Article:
I’m not a planner. Blame it on the “P” in my Myers-Briggs, but the idea of spending time developing a long-term plan for something a year down the road is draining. I’m naturally wired to discover the future one day at a time and prefer working on short-term projects rather than ongoing long-term endeavors.

However, I’ve learned that my natural tendency avoids long-term planning doesn’t give me an excuse to not be prepared. In fact, I’ve learned that I have to become more disciplined in how I plan my week if I want to get anything done.

3 Manageable Preparation Ideas for the Non-Planner

Over the years, I’ve tried a variety of different approaches and disciplines to improve my planning abilities. If you’re anything like me and struggle with the discipline of preparation, here are three ways to overcome your natural tendencies and set yourself up for greater productivity and success:

1. Set aside 30 minutes every Sunday to plan your week.

Take 30 minutes before the week starts (either Sunday afternoon or early Monday Morning) to plan your week. Walk through each day and identify everything you have to do, estimate the time it will take to complete, and write it down on each day. Then, try to work the plan each day.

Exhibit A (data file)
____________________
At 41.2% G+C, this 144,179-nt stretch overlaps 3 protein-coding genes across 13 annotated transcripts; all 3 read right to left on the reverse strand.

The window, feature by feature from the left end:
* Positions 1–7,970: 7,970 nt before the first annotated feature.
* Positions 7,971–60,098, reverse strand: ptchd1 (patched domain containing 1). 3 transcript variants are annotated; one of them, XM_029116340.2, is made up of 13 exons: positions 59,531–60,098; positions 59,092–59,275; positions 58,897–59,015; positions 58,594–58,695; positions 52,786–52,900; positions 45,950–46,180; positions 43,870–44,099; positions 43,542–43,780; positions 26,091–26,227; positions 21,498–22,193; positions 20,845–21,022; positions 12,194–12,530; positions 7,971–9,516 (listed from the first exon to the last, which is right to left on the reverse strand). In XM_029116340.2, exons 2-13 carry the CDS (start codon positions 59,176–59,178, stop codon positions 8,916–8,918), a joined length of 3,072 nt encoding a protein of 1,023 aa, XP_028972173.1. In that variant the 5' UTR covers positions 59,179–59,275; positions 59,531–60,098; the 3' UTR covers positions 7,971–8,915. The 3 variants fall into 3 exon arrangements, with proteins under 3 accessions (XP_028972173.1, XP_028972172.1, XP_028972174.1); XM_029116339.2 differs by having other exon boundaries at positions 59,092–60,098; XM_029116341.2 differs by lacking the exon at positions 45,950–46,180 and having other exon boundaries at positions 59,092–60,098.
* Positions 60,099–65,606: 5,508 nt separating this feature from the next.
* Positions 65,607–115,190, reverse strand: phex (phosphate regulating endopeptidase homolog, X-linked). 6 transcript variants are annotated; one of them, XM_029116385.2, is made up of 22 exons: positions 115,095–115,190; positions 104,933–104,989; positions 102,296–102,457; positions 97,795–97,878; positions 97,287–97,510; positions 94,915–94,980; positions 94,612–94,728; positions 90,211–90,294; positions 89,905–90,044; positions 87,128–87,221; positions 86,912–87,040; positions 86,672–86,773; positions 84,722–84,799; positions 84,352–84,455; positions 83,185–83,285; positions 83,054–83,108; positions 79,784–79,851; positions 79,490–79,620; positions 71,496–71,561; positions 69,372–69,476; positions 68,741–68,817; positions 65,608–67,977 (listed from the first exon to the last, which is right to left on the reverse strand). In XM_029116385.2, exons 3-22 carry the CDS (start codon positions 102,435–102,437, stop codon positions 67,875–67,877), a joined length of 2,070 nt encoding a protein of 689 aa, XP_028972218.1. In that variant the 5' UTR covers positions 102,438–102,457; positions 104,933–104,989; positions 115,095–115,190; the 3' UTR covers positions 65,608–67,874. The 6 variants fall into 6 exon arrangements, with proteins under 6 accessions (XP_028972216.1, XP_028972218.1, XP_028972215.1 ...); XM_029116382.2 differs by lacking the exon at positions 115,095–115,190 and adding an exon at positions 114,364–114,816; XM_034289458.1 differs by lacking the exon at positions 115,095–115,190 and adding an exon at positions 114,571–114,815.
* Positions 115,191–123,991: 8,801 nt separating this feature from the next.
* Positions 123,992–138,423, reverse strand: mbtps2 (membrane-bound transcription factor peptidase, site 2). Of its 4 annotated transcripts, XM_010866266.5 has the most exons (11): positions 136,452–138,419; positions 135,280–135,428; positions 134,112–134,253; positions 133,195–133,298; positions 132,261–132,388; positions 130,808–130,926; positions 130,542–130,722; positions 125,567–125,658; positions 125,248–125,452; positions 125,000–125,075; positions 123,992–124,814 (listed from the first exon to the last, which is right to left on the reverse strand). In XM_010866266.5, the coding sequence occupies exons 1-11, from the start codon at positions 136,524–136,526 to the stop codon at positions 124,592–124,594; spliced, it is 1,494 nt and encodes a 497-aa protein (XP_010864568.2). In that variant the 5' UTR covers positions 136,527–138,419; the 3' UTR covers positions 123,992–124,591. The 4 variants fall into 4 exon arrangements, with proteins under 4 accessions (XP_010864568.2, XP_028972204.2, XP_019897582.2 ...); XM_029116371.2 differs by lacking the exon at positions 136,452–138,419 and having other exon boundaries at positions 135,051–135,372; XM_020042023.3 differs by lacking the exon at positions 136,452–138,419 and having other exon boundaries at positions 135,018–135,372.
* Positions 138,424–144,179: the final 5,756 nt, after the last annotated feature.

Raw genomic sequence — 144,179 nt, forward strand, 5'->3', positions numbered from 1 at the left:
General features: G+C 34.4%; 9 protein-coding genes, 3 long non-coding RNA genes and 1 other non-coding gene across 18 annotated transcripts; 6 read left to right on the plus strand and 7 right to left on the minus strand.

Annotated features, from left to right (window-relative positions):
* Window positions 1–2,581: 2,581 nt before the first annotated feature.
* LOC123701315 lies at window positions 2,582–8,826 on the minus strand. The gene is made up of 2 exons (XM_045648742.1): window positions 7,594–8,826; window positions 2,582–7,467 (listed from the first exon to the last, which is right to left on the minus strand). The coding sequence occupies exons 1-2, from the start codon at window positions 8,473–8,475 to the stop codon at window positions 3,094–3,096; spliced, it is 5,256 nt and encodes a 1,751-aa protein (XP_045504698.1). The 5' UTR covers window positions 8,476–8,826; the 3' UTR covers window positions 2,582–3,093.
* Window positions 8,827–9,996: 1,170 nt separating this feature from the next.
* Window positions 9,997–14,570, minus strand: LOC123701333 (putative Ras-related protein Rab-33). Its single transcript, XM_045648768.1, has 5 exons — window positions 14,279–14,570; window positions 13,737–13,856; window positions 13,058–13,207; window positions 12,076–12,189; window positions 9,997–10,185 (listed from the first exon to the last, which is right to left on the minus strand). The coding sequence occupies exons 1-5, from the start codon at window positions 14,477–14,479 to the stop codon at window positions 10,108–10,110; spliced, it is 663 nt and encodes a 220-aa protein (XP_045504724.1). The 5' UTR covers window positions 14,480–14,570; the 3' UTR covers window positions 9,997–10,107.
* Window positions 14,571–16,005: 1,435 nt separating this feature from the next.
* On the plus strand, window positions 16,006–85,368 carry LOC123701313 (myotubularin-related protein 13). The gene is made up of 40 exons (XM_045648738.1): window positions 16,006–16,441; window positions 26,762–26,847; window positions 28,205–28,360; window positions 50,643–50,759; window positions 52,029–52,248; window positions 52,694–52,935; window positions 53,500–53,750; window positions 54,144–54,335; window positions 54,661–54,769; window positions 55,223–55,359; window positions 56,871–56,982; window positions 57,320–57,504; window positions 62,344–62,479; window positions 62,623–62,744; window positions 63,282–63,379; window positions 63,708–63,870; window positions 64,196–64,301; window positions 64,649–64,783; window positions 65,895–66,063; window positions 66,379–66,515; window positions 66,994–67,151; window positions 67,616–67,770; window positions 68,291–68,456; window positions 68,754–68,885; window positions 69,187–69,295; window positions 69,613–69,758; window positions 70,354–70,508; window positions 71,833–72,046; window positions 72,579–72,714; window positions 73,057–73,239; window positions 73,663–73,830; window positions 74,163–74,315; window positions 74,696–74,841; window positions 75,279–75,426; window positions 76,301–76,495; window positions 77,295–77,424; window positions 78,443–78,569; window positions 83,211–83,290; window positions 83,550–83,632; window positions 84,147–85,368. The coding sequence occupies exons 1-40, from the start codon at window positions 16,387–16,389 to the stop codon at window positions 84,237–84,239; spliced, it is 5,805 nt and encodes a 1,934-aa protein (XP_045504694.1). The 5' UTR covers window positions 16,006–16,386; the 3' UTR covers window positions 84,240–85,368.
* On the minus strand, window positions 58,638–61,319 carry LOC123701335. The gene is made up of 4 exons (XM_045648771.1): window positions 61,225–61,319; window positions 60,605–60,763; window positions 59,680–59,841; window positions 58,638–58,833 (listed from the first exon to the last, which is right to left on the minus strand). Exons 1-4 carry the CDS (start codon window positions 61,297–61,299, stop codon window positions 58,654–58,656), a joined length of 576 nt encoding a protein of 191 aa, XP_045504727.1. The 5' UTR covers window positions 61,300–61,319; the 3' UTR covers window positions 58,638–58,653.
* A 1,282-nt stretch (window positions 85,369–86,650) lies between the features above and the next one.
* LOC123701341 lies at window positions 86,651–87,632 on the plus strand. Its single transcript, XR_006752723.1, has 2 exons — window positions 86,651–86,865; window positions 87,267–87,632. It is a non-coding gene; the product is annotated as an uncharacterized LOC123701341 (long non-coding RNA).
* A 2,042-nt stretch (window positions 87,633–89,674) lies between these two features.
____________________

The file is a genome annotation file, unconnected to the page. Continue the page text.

This is a discipline I adopted a couple of years ago that completely transformed my week. Rather than always feeling behind or nervous about what’s next, I have greater confidence and clarity about the things I need to accomplish.

2. Find a productivity tool that works for you.

Because our society has become obsessed with getting things done, there are dozens of resources and apps out there to help us be more productive. However, one of the most important things you can do when it comes to using these tools is finding one that works for you.

For example, here’s a productivity task sheet that works well for me because it focuses on the big picture & little tasks I need to remember each day. I also prefer to write things out on paper rather than using a digital app. If you haven’t found a productivity tool you like, keep searching for a template or app that works for you.

3. Identify a concurrent reward to motivate more planning.

One way to overcome the negative perceptions I have with planning is to reward myself with by doing it alongside something I enjoy. Sometimes that means getting out and working from my favorite coffee shop. Other times, it means listening to a specific soundtrack that triggers productive thinking.
Experiment with environments or rewards you enjoy that get you outside of your normal routine.

While preparation can feel like wasted time that interrupts our daily routines, it might be one of the most important ways we can invest our time. My hope is that these ideas would equip the non-planners of the world to be slightly more intentional about how we prepare.

What are some other “planning hacks” you use to prepare for your upcoming week effectively?